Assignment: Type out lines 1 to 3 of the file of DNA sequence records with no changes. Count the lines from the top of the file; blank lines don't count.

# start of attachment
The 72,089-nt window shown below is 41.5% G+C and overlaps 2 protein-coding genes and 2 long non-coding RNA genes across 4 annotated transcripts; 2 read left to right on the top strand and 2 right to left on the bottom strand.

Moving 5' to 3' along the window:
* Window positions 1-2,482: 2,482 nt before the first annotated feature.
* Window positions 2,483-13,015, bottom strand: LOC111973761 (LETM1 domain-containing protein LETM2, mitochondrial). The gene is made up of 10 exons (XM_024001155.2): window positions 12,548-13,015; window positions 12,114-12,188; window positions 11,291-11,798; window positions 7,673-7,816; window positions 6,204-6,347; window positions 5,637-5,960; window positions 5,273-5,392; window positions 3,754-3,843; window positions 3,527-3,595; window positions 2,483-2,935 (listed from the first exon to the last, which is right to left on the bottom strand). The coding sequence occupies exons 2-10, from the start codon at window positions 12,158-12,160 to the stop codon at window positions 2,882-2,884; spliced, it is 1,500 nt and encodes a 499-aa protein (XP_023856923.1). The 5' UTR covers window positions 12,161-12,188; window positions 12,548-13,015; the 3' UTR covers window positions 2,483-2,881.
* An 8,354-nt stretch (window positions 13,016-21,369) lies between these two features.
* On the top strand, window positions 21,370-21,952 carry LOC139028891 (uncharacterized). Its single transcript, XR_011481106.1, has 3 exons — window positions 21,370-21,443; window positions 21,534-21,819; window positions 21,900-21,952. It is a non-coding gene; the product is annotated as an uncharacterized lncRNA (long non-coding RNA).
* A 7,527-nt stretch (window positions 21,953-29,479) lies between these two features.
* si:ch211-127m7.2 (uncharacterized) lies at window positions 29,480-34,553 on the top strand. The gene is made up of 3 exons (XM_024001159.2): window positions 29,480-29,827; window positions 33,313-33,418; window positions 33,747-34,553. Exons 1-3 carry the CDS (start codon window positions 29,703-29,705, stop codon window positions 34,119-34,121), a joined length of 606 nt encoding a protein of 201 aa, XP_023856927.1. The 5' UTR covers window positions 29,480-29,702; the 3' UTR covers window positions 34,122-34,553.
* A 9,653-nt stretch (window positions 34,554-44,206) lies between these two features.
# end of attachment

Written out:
The 72,089-nt window shown below is 41.5% G+C and overlaps 2 protein-coding genes and 2 long non-coding RNA genes across 4 annotated transcripts; 2 read left to right on the top strand and 2 right to left on the bottom strand.

Moving 5' to 3' along the window:
* Window positions 1-2,482: 2,482 nt before the first annotated feature.